Twin Metals Minnesota: Protecting America with American Resources

Since its inception, the United States has sustained strong national defense and security measures through continuous innovation, and today, innovation is more important than ever. Every year, the Department of Defense (DOD) uses 750,000 tons of minerals in production of future technologies to protect our troops and nation, making the mining of minerals absolutely critical.

Silver, for example, is an essential component of the Air Force’s C17 transport and the Army’s Apache Helicopter. Meanwhile, copper is a key piece in the production of various vessels, electronic devices and infrastructure. In fact, copper is the second most used material by the DOD. Gold, nickel, platinum and palladium can all be found in military gear, weapon systems and other defense technologies.

Despite our country’s vast supply of mineral resources, we largely rely on imports to supply the defense sector. Enter domestic mining projects like Twin Metals. The Twin Metals project, located in northeast Minnesota, holds the potential to help meet the United States’ demand for these minerals. The underground mine currently in the design stages estimates an average production rate of 20,000 tons of mineralized ore per day – including copper, nickel, platinum, palladium, gold and silver – that are of strategic importance to our troops and defense systems.

As of this month, the U.S. Bureau of Land Management (BLM) formally reinstated two federal mineral leases held by Twin Metals, which are important components of the underground mine project proposal. These leases have twice been renewed without controversy after environmental review under federal law by the BLM and U.S. Forest Service. Both agencies found that the leases posed no risk to the environment. The reinstatement of these leases simply corrects a legal error and allows the renewal process, under oversight of these federal agencies, to move forward.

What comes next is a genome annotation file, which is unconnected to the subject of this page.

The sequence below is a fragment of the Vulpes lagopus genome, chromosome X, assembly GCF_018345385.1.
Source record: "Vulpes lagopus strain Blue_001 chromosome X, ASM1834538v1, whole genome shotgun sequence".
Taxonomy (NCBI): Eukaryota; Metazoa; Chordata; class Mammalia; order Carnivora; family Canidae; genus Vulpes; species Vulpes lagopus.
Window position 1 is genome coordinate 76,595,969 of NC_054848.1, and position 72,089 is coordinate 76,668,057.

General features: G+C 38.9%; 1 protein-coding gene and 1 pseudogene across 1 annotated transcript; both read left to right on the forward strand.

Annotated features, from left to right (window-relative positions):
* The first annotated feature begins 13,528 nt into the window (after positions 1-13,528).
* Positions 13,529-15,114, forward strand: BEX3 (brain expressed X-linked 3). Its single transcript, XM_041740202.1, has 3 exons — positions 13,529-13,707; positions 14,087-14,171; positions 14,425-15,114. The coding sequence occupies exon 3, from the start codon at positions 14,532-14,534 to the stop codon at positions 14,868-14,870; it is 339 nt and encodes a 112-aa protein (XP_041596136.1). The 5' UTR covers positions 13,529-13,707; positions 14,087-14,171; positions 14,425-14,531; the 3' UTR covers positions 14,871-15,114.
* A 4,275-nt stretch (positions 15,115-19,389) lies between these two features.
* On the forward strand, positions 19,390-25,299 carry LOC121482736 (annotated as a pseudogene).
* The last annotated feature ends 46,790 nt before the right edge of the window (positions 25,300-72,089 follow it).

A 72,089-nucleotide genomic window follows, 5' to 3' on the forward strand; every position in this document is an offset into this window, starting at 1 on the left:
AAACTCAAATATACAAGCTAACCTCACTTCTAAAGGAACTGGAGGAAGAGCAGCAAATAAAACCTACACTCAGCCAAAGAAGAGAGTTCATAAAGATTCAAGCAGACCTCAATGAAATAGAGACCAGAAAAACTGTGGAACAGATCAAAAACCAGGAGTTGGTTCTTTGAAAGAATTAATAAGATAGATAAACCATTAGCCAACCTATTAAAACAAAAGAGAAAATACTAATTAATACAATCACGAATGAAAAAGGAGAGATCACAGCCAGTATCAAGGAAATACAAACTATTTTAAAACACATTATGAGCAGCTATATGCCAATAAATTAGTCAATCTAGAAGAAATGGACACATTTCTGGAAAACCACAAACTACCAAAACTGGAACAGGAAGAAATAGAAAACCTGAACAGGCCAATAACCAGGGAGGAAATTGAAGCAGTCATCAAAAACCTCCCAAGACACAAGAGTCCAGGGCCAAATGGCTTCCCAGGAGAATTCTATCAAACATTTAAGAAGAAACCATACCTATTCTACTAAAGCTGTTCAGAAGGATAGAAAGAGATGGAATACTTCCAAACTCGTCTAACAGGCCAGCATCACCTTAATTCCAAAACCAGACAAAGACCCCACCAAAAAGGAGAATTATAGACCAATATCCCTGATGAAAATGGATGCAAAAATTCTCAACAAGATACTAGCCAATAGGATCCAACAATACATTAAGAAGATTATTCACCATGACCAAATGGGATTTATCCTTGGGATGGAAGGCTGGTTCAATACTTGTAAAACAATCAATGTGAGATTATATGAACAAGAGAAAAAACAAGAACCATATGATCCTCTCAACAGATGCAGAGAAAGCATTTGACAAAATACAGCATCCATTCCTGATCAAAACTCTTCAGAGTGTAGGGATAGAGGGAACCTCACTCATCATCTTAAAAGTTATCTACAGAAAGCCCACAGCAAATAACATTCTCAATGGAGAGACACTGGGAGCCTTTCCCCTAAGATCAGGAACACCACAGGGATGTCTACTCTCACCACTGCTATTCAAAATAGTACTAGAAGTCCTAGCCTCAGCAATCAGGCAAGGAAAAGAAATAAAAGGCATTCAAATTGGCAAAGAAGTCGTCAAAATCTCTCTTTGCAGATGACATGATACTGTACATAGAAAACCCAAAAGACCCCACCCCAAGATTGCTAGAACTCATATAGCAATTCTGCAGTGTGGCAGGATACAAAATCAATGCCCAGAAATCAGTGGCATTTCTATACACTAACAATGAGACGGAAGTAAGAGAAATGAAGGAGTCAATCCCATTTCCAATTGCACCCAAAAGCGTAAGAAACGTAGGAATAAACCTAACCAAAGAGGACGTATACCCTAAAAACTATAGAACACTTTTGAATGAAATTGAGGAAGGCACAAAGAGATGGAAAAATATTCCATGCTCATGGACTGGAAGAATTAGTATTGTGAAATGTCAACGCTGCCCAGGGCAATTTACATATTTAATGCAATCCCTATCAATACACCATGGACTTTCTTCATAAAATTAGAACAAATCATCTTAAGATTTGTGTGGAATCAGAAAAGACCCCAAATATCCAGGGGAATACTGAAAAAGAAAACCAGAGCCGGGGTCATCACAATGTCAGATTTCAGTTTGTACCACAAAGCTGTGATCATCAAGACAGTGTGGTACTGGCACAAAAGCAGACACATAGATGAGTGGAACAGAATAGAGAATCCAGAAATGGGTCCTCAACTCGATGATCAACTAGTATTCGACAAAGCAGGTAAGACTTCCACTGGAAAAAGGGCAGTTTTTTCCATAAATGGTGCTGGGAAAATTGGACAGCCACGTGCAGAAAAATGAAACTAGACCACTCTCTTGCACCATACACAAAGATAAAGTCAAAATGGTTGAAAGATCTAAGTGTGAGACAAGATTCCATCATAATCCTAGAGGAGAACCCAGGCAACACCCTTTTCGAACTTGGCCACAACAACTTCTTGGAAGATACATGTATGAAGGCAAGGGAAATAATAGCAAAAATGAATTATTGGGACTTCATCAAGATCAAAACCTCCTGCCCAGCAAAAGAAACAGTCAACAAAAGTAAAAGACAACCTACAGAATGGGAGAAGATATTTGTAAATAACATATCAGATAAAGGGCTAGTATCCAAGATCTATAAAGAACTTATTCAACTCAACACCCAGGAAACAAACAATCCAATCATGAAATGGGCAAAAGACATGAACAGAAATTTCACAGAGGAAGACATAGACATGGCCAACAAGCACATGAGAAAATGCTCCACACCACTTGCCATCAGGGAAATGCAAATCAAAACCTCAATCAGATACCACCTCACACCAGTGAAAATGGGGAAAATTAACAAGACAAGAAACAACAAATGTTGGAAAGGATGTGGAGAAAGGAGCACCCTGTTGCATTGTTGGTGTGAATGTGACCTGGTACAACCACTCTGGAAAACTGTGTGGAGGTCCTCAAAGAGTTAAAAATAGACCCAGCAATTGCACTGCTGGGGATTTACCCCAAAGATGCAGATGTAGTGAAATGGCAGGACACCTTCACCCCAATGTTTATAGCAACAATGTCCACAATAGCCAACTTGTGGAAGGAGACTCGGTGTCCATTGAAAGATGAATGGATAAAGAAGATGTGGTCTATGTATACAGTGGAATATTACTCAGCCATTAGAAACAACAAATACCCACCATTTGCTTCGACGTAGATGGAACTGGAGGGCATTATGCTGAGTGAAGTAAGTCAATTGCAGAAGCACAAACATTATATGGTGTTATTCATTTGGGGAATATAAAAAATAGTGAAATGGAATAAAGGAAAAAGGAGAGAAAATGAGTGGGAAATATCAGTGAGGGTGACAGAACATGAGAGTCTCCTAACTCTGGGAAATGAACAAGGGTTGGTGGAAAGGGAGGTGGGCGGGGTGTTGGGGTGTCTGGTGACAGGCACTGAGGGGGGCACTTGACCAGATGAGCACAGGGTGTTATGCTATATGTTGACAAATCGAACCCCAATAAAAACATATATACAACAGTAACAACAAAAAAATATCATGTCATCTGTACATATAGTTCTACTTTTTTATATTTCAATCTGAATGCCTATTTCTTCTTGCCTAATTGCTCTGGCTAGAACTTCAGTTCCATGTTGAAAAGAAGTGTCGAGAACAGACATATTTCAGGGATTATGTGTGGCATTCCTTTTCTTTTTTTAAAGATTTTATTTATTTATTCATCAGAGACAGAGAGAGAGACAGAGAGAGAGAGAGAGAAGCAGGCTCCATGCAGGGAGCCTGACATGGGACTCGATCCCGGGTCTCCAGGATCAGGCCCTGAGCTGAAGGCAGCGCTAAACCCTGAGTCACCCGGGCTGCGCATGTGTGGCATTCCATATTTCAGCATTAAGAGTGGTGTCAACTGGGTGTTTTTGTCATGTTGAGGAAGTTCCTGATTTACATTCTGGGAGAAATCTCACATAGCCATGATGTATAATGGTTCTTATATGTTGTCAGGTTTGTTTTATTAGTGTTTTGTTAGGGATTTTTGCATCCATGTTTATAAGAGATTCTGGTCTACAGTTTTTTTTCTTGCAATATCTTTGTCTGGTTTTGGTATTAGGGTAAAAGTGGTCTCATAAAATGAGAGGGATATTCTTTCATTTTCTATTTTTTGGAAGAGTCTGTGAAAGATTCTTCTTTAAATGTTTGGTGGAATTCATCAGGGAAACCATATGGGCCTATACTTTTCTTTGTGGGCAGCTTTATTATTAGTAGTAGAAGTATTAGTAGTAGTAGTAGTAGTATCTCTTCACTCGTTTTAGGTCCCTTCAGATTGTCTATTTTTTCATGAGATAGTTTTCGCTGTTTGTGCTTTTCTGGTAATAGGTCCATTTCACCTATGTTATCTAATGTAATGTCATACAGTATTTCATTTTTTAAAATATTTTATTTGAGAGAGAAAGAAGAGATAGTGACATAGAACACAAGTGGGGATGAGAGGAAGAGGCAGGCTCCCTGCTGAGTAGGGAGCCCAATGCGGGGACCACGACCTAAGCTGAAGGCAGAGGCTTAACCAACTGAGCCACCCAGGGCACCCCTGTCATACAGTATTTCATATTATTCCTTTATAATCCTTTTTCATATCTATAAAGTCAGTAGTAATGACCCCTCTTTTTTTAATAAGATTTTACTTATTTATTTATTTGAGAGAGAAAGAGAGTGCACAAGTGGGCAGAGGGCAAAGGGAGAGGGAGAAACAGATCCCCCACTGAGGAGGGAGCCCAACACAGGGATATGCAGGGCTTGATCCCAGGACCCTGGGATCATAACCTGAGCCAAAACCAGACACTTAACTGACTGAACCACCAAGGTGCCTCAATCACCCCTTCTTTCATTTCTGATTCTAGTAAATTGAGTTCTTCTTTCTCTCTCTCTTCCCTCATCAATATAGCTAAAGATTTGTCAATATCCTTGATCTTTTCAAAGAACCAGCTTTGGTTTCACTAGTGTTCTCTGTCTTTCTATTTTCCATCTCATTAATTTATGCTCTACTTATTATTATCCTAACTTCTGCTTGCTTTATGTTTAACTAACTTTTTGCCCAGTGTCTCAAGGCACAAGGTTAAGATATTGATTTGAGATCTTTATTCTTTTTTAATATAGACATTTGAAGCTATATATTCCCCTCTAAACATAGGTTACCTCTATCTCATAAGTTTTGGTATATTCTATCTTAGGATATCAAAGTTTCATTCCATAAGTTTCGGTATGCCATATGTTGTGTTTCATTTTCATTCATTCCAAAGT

There are no shortcuts to opening a mine. A well-established regulatory process is in place for all phases of mining, and if Twin Metals can’t meet the environmental standards, the project won’t be allowed to move forward. Now, Twin Metals will continue preparing for a formal project submittal in the next 18 months to state and federal agencies for extensive review through the Environmental Impact Statement process.

With mining projects like Twin Metals on the horizon, the United States military will have access to the minerals and materials they need, whenever they need them. Rather than spending large funds on importing 760,000 metric tons of copper, 130,000 metric tons of nickel and 170,000 kilograms of palladium and platinum every year, resources can be reallocated to further protecting soldiers, and more importantly, citizens.

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